Unlearning What You Were Taught

I rely pretty heavily on what I learned in School. But not everything that you and I learned in school is still true. Perhaps you remember being taught not to use “But” to start a sentence as I did in the last sentence.

Although it may still be wrong in certain contexts, such as Academic Journals, Magazines encouraged it when they adopted a new writing style for the 1990s. As the decades pass, lots of other things have changed since School.

Early in Elementary School, I learned that Facts Change. My Grade 2 reader (text book for the Reading course) used the word Aeroplane throughout. From Grade 3 on, it was always Airplane.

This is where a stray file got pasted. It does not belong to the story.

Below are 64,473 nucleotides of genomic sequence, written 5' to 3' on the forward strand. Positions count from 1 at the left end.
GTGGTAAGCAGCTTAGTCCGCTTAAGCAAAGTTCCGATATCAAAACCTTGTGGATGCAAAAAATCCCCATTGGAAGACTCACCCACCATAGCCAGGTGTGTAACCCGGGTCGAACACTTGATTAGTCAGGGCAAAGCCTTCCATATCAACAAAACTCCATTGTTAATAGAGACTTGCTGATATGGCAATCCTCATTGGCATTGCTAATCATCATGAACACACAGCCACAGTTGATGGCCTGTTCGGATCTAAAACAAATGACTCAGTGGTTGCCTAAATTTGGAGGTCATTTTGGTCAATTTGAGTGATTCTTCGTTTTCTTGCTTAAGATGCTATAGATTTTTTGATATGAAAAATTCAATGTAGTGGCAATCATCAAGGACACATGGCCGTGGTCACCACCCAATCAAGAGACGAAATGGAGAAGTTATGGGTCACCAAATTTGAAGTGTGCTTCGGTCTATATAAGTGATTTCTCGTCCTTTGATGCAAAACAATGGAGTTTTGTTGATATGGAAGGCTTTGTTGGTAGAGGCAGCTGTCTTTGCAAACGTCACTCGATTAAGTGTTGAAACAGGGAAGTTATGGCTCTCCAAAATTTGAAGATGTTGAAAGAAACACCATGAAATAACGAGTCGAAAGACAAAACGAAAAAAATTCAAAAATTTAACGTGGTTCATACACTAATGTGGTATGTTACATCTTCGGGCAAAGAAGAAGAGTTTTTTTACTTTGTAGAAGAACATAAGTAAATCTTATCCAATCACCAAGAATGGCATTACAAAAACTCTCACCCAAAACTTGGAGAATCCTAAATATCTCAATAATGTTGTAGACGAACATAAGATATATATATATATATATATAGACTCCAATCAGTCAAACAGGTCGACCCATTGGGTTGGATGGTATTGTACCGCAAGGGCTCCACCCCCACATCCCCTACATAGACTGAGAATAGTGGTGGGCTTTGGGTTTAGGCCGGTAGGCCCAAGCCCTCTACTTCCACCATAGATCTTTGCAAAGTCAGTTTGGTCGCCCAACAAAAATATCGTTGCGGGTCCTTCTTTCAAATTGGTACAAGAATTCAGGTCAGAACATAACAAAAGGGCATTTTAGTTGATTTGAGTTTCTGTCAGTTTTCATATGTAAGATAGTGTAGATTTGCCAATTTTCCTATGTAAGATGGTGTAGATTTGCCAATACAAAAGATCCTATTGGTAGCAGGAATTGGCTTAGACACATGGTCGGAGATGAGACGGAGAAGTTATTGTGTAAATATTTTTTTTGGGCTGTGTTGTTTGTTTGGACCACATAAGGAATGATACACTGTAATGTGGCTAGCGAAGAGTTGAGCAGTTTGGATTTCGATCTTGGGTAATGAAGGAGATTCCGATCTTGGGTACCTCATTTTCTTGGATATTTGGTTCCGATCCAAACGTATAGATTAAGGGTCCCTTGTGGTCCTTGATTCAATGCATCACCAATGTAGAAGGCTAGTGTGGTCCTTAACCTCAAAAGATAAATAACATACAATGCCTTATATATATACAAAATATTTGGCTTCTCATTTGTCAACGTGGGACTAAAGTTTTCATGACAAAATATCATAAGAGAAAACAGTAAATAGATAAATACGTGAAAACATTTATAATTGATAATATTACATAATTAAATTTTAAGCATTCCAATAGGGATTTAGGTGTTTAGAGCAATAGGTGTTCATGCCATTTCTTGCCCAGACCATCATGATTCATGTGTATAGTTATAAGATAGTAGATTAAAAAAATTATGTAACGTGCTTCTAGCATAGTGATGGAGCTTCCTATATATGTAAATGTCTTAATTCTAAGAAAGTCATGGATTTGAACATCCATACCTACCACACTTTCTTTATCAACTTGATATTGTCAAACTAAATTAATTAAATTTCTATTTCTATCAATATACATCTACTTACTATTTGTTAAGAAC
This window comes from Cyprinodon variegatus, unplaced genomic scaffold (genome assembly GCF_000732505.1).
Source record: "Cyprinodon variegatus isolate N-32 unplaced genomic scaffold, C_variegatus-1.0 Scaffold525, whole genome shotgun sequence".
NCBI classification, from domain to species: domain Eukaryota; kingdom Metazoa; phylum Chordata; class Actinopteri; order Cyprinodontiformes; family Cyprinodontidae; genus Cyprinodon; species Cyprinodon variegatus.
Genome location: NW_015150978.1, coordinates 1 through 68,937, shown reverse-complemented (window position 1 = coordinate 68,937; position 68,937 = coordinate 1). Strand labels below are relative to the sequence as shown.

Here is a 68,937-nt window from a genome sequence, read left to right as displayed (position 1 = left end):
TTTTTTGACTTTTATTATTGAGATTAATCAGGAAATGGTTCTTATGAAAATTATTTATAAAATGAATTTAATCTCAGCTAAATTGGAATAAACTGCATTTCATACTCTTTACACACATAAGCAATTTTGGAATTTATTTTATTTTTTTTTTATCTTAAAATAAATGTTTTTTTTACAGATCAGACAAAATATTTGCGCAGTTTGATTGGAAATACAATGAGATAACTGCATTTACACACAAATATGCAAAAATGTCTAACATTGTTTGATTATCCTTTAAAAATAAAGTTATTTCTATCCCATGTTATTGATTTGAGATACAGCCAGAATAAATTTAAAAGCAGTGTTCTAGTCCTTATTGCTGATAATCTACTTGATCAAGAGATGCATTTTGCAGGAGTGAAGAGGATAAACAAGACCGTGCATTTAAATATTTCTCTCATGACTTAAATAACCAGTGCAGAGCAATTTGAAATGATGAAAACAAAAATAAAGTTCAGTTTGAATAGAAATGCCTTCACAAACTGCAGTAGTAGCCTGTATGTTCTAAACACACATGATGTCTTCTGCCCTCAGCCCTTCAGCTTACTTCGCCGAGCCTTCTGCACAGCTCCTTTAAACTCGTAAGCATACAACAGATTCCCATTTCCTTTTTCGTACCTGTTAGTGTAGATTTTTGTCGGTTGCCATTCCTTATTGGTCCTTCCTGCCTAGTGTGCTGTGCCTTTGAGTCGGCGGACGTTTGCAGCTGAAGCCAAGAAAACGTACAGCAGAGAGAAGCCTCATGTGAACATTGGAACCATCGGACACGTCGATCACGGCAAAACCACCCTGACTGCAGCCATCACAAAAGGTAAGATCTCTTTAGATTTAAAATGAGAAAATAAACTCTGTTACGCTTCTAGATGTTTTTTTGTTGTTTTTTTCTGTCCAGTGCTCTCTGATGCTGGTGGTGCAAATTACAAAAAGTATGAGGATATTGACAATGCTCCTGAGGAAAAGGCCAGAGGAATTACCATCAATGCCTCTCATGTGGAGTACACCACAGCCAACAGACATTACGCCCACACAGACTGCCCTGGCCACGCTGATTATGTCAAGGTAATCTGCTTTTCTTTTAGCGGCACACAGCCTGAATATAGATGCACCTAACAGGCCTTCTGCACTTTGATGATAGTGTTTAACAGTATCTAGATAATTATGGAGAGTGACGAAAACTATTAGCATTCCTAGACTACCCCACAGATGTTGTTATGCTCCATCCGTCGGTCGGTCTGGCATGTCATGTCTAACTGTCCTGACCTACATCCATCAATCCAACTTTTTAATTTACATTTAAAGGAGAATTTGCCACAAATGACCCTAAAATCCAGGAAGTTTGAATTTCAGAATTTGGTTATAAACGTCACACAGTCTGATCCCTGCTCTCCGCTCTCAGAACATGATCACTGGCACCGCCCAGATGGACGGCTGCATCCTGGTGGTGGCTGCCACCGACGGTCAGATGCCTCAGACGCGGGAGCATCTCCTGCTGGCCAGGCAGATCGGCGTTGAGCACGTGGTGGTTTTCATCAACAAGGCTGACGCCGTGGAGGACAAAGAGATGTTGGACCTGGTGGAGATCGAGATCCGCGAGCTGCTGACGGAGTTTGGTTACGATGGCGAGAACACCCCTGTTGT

A year or two later, in Social Studies classes, the number of Oceans changed from one year to the next, with the disappearance of the Antarctic Ocean.

Of course, if you move to another country, you really cannot rely on what you learned in school. Working for a Canadian engineering consulting firm, I tried to intercede for a secretary who was getting yelled at for her spelling by an Engineer who grew up in England. He insisted that all of his engineering reports being prepared for the Canadian company’s Canadian clients be spelled in British English: analyse, aeroplane, and so on.

Worse than that, he insisted that there was only one English language, British English, and everything else was just plain Wrong. Never having the patience for Debating Classes, I just walked away after a while.